The one-page document I’ve been working on to explain WetLand:
WetLand is an island-based ecosystem and mobile habitat that will float on the Delaware River. To be offered in the summer of 2014, WetLand is a stage for storytelling about our community’s shared future, and about the impact each individual can have on the environment. Combining art, life on the water, architecture, and environmental technologies into one space, it promotes involvement through an environment based on exchange. A central part of the project will be take-away materials with instructions for building some of the systems on board WetLand.
WetLand resembles a partially submerged building, describing our potential environmental future. A 40x20x3’ seafaring vessel composes the primary infrastructure. The interior of the partially submerged house contains a live, work, and enclosed performance space. WetLand’s ecosystem include rainwater collection and purification, greywater filtration, dry compost systems, chickens, outdoor vegetable gardens, indoor aquaponics, and railing gardens circling WetLand’s perimeter. Building supplies for WetLand include reused materials from the local waste-stream such as steel, 55-gallon drums, wood, and architectural tensile fabric. Terraformed gardens around the perimeter of the structure will mimic a natural wetland. As experiments, we will monitor them to test their remediation qualities throughout the project. Through partnerships with local educational institutions such as Lincoln High School, WetLand will engage students to help steward the space, collect data about energy use and production, and test and maintain on-board water systems.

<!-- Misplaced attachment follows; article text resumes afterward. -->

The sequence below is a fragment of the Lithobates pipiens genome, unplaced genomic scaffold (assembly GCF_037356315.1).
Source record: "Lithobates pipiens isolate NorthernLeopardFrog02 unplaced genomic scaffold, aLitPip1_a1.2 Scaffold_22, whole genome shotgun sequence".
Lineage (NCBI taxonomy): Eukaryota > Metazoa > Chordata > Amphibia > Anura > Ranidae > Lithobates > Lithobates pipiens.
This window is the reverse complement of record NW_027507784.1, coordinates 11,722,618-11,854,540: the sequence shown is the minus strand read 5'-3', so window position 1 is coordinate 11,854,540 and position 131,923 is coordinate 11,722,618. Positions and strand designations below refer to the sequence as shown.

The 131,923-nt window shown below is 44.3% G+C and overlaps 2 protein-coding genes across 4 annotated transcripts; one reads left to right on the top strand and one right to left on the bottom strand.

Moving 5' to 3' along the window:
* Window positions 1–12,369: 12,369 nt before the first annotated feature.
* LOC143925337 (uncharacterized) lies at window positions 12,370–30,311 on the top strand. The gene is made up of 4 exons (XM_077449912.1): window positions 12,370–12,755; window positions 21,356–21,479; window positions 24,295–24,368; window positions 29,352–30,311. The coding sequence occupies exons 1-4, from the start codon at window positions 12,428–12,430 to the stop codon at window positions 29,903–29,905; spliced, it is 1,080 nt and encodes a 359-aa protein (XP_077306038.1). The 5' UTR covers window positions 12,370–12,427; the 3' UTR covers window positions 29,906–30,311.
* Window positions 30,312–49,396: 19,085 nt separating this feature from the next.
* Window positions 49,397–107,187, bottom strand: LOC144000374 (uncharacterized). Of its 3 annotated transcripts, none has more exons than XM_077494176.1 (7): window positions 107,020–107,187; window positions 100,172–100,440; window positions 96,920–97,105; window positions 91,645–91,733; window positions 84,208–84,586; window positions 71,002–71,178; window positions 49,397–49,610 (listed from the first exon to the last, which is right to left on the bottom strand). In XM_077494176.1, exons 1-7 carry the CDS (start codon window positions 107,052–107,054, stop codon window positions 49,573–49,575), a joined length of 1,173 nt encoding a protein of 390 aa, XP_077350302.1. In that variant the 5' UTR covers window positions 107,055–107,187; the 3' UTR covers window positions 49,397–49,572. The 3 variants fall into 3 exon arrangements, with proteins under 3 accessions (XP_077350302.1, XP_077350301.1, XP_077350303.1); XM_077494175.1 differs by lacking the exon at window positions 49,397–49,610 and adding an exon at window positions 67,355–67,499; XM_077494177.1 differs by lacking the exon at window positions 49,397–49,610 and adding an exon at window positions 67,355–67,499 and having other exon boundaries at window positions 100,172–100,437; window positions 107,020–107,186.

Events will be programmed with FringeArts. Residents will live on board and host activities, from workshops to skill shares. High school and college students in Philadelphia will help steward the space, collect data about energy use and production, and test and maintain onboard water systems. Equal parts symbolic, social, stage, shelter, and service, WetLand is an argument for thriving local economies that consider our environment.
Where: WetLand will be constructed at Pier 9, across from FringeArts in Old Town, Philadelphia. It will be tugged to Penn’s Landing adjacent to the Seaport Museum and open to the public on August 15,2014.
When: WetLand will launch August 15th on the Delaware River at Penn’s Landing and run through September 31, 2014.
Why: Art is integral to imagining new worlds. WetLand is a mobile, sculptural habitat and public space atop a barge made to explore solutions for sea-level rise, housing, resource interdependence, and a decrease in useable land. Increased attention paid to the social and environmental impacts involved in resource production, distribution, use, and finally discard are important ideas to take away from WetLand. The structure integrates nature with urban spaces. WetLand helps local economies strengthen and grow by bringing together a broad range of communities to the space. This enables new friendships and collective experiences through exchange-based collaborations, while recognizing other ways of working and being together and living with nature.
How: Building supplies for WetLand are reclaimed from the local waste stream to further narrate a future when reuse is common and parts are made with found materials. This project will be completed through FringeArts, the James L. Knight Foundation, the Independent Seaport Museum and the partnerships we make together.